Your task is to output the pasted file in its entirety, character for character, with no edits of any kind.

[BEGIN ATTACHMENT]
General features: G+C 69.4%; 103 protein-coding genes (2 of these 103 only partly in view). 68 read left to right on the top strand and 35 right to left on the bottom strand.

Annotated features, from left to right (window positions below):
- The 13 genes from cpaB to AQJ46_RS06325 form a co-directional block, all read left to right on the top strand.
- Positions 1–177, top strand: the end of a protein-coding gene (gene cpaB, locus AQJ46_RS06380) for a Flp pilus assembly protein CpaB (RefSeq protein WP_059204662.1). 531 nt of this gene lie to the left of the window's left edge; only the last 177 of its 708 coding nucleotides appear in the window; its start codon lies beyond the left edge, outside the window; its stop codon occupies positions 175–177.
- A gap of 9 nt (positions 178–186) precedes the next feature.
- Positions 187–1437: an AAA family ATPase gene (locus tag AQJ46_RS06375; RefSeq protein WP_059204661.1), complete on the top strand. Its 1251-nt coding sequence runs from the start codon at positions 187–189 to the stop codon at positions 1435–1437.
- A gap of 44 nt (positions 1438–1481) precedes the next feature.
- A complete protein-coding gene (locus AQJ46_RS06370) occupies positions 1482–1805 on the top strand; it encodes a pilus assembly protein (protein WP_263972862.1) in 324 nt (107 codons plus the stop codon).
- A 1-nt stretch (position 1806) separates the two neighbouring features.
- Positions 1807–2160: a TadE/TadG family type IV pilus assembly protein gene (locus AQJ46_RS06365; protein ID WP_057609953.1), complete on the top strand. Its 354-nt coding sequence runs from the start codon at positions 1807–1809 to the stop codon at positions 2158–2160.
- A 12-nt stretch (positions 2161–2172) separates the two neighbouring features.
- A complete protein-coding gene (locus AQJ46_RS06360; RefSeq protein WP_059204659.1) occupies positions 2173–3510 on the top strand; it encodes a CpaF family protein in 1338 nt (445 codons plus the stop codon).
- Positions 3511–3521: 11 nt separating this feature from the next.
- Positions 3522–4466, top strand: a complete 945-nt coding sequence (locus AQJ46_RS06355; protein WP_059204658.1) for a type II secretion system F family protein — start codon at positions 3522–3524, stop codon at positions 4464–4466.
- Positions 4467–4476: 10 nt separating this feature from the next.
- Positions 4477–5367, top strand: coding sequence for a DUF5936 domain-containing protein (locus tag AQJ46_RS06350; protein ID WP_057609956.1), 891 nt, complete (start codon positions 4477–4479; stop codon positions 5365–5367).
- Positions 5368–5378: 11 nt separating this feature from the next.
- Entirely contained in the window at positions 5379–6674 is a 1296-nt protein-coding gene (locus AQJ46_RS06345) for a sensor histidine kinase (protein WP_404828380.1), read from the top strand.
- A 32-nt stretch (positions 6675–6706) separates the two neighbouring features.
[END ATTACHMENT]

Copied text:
General features: G+C 69.4%; 103 protein-coding genes (2 of these 103 only partly in view). 68 read left to right on the top strand and 35 right to left on the bottom strand.

Annotated features, from left to right (window positions below):
- The 13 genes from cpaB to AQJ46_RS06325 form a co-directional block, all read left to right on the top strand.
- Positions 1–177, top strand: the end of a protein-coding gene (gene cpaB, locus AQJ46_RS06380) for a Flp pilus assembly protein CpaB (RefSeq protein WP_059204662.1). 531 nt of this gene lie to the left of the window's left edge; only the last 177 of its 708 coding nucleotides appear in the window; its start codon lies beyond the left edge, outside the window; its stop codon occupies positions 175–177.
- A gap of 9 nt (positions 178–186) precedes the next feature.
- Positions 187–1437: an AAA family ATPase gene (locus tag AQJ46_RS06375; RefSeq protein WP_059204661.1), complete on the top strand. Its 1251-nt coding sequence runs from the start codon at positions 187–189 to the stop codon at positions 1435–1437.
- A gap of 44 nt (positions 1438–1481) precedes the next feature.
- A complete protein-coding gene (locus AQJ46_RS06370) occupies positions 1482–1805 on the top strand; it encodes a pilus assembly protein (protein WP_263972862.1) in 324 nt (107 codons plus the stop codon).
- A 1-nt stretch (position 1806) separates the two neighbouring features.
- Positions 1807–2160: a TadE/TadG family type IV pilus assembly protein gene (locus AQJ46_RS06365; protein ID WP_057609953.1), complete on the top strand. Its 354-nt coding sequence runs from the start codon at positions 1807–1809 to the stop codon at positions 2158–2160.
- A 12-nt stretch (positions 2161–2172) separates the two neighbouring features.
- A complete protein-coding gene (locus AQJ46_RS06360; RefSeq protein WP_059204659.1) occupies positions 2173–3510 on the top strand; it encodes a CpaF family protein in 1338 nt (445 codons plus the stop codon).
- Positions 3511–3521: 11 nt separating this feature from the next.
- Positions 3522–4466, top strand: a complete 945-nt coding sequence (locus AQJ46_RS06355; protein WP_059204658.1) for a type II secretion system F family protein — start codon at positions 3522–3524, stop codon at positions 4464–4466.
- Positions 4467–4476: 10 nt separating this feature from the next.
- Positions 4477–5367, top strand: coding sequence for a DUF5936 domain-containing protein (locus tag AQJ46_RS06350; protein ID WP_057609956.1), 891 nt, complete (start codon positions 4477–4479; stop codon positions 5365–5367).
- Positions 5368–5378: 11 nt separating this feature from the next.
- Entirely contained in the window at positions 5379–6674 is a 1296-nt protein-coding gene (locus AQJ46_RS06345) for a sensor histidine kinase (protein WP_404828380.1), read from the top strand.
- A 32-nt stretch (positions 6675–6706) separates the two neighbouring features.